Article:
Also, if a player is mostly motivated to raid just to get purples, there are chances that they'll jump ship when the going gets tough. So your recruitment catch should not be "Come get purples".

Not everything will be gloom when WotLK hits, just as PvP/BoJs haven't purged raids of the players interested in raiding.

Kirk said...

Actually, this may solve a niggling question that's been hanging for a while.

Do people do 25 man raids because they want to, or because they have to?

Now I suspect we'll actually get a split comparable to the current raid vs arena arguing which is "tougher" as far as skills and such. Still, in general I think that in terms of individual effort Raid #4(10) is going to be harder than Raid #2(25). And so it'll resolve - at least in part - that question.

Not to mention the highly skilled players who cannot participate in 25 player teams due to out-of-WoW constraints or interests.

But I suspect Blizzard will be watching what happens not least to see if they REALLY need to do 25 man instances for their money.

Revaan said...

I think the 25-mans are supposed to be harder than their 10-man counterparts. Now, if this is "harder" means more than "the boss does more damage and has more hit points", 25-man raiding will not die out. One thing that applies to all raiding guilds is guild pride, and guilds that want to be taken seriously as a raiding guild might run the 10-mans for basic training on trash or some mechanics of the 25-man bosses, or even easy badges, but they'll be in the 25-man raids every week. They'll have to be in order to continue to be taken seriously.

10-manning Arthas appeals to the people that just want to see it before the post WotLK expansion but don't have the time to put into 25-man raiding, whereas the serious raiding guilds will 25-man him for honor and the full experience.

Grumpy Misanthrope said...

This whole large groups means epic thing has always confused me...Something is epic when it seemingly should be impossible to do. Killing a god is an epic task. However, 1 person killing a god is more epic than an army of 10000 killing a god. In fact, narative epics are generally centered on a single entity, not on large groups.

Now, as a practical matter, you can require more DPS from a 25 man than a 10 man, due to sheer numbers, and ridiculous tuning. But that doesn't make the fights worthy of "epic" nature. In the end, WoW will never really have an epic feel because they can never allow a single character to get so powerful as to strike down Arthas alone. But that's what it would take to really be epic.

Doeg said...

I, too, just have to laugh at the Blizzard concept of "more toons = tougher".

Is doubles tennis really more epic than singles?
Is 2-on-2 basketball really easier than 5-on-5?
Would American football be more epic if they made a 15-on-15 version, or 25-on-25, instead of the current 11-on-11?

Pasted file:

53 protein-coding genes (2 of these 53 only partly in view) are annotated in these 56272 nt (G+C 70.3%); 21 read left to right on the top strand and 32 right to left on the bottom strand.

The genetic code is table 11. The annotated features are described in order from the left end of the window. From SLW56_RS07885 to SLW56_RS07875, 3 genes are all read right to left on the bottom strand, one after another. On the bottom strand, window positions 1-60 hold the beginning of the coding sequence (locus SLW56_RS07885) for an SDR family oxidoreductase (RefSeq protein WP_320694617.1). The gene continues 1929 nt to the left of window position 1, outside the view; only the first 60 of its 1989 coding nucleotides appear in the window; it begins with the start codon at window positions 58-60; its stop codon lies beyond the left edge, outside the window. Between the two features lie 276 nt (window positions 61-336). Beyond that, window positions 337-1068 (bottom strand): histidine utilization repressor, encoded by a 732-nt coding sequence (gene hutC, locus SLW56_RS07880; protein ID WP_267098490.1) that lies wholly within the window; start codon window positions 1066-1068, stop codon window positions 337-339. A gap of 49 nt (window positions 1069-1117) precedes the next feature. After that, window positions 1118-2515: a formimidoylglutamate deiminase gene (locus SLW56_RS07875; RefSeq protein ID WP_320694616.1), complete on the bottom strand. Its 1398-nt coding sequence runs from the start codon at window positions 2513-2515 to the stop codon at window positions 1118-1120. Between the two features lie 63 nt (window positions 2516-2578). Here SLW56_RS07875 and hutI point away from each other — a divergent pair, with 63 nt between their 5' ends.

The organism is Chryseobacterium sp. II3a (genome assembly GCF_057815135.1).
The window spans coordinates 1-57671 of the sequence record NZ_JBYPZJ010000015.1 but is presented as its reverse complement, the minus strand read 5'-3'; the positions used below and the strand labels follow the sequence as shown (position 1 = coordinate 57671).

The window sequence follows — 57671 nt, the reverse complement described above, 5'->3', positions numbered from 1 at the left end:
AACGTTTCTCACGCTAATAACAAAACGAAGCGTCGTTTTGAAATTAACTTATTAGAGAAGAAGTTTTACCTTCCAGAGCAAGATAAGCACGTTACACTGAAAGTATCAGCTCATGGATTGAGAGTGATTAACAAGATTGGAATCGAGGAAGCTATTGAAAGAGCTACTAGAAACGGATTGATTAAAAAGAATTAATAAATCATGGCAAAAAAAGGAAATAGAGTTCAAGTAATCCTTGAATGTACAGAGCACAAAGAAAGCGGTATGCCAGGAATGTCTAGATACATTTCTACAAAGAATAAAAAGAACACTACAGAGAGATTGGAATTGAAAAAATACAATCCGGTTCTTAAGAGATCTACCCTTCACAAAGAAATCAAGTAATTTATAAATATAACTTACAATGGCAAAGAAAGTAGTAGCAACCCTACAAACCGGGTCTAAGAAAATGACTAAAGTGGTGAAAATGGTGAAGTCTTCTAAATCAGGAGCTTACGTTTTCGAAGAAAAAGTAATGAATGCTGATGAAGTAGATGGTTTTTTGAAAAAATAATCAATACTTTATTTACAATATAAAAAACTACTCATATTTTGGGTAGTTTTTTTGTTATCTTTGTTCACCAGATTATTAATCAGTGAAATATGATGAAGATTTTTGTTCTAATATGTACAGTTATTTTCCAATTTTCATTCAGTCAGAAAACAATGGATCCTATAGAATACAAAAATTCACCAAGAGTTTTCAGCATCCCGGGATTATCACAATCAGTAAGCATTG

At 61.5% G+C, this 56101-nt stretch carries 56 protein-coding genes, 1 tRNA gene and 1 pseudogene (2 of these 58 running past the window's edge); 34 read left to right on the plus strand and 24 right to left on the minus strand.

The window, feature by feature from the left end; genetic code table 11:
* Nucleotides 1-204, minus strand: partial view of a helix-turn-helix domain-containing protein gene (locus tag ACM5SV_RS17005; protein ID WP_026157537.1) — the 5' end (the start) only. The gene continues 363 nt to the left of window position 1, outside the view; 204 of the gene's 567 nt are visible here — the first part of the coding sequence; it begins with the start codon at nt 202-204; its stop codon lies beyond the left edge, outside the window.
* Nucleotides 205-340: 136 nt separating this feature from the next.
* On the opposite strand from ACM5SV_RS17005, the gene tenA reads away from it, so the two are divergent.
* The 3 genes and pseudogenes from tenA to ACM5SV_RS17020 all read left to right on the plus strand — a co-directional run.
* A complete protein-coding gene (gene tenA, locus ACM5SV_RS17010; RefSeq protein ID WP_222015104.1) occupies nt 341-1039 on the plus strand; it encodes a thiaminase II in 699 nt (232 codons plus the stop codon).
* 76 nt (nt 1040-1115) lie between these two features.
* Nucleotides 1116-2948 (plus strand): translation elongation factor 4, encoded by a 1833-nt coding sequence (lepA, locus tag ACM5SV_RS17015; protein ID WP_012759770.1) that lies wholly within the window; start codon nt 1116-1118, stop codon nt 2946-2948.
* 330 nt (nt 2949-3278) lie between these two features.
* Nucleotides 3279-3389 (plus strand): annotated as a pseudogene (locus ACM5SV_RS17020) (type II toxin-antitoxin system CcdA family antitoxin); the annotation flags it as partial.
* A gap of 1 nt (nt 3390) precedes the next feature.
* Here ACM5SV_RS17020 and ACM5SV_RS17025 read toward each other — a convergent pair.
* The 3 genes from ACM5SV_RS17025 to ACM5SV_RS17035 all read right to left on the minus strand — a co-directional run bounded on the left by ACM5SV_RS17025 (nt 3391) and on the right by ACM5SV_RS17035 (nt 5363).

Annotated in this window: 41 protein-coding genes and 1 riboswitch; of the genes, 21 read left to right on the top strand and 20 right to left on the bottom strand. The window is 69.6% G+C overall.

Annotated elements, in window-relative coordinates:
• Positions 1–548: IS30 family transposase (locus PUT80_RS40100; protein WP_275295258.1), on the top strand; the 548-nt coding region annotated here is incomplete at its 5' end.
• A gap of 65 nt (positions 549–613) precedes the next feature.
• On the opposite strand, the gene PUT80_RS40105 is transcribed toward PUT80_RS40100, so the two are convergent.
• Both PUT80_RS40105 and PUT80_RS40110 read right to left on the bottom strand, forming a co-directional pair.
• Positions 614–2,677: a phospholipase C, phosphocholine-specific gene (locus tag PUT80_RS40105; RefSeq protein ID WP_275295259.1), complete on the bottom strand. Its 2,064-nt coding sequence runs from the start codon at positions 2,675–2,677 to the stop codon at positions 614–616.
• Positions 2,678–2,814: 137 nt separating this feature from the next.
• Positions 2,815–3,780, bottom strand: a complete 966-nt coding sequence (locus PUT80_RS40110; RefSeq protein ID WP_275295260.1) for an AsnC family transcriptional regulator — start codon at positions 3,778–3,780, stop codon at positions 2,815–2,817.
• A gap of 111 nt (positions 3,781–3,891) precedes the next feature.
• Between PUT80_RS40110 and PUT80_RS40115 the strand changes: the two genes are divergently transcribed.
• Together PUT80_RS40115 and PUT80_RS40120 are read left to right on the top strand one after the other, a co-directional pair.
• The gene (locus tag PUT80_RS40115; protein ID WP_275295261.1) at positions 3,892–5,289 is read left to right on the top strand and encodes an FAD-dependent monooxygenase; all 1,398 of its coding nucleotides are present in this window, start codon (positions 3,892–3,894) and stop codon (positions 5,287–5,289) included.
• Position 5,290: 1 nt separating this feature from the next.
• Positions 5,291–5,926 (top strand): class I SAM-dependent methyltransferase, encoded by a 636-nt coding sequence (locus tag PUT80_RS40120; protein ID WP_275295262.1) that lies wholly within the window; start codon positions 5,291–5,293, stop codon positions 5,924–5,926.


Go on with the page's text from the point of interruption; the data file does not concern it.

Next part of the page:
And on a team there is often a single hero, a superstar, who is the face of a team and the key to the team's success.

And I agree with the previous poster that it's actually more epic when few, or one, HERO defeats a foe. After all, the game is about our alter-ego toon as a hero of Azeroth.

So it's entirely an arbitrary matter of tuning as to whether a 10-toon or 25-toon raid is "harder".
But Blizz has this one backwards.

Karl said...

regardless of 25-man-raider-epeening, 10-man raids may be what saves this game. The fact that there will be a progression for 10-man groups through the end of expansion means that core groups can develop, and STAY TOGETHER. People don't have to leave to see more content. This is one of the best things Blizz has ever done. I'm starting to look for a group now that will be capable to go through the 10-man progression.

25-man guilds may suffer, but that doesn't really concern me, they are "leet" enough, they'll survive, or not.

Anonymous said...

Blizzard is killing WoW at it will die with WoTLK. TBH, AoC is looking too good to pass up.

Dazanna said...

25-mans will always be harder and more complex than 10-mans for one simple reason.

Raid/group composition.

When Blizzard designs 25-mans they can assume a certain representation for each class; every raid will have at least one pally, at least two tanks, etc. For 10-mans they can not assume this, as with 10 classes in the game and 10 slots its not exactly fair to assume 1 (or more) of each class.

Thus, you see 25-man bosses with very complex abilities. For example, we'll take the Vashj fight. Every 15-20 seconds Vashj will cast Entangling Roots (just like the druid spell) on everyone in melee range, tank included. It is not dispellable. If your tank gets the rooted though Vashj will run to the far side of the room and start using Multi-shot to wipe the raid. How do you control it? Have Paladins keeping Blessing of Freedom on the tank so he/she can't get rooted.

In a 25-man this works well, it is assumed you'll have at least one or two paladins in a 25-man raid. How would this work for a 10-man? You can't always assume to have a paladin in a 10 man raid.

So you get two possible outcomes. The first is that Blizzard removes any kind of this specialization of roles from all encounters and everything because a kara level tank'n'spank. However, now all the fights are different than the 25-mans. Are you really seeing content or are you seeing the artwork of the dungeon with this kind of wholesale destruction of actual content?

The second outcome is that Blizzard really tightens the content for 10-mans. If they did put in boss abilities that require certain classes (just as with the 25-man) you would need raid stacking for both 10- and 25-man content, meaning you and your pals won't be seeing it. You'll farm Naxx-10 for the next 2 years, just like you're farming kara now. But that is the way real raid content is, you have to work at it with a determined and organized guild.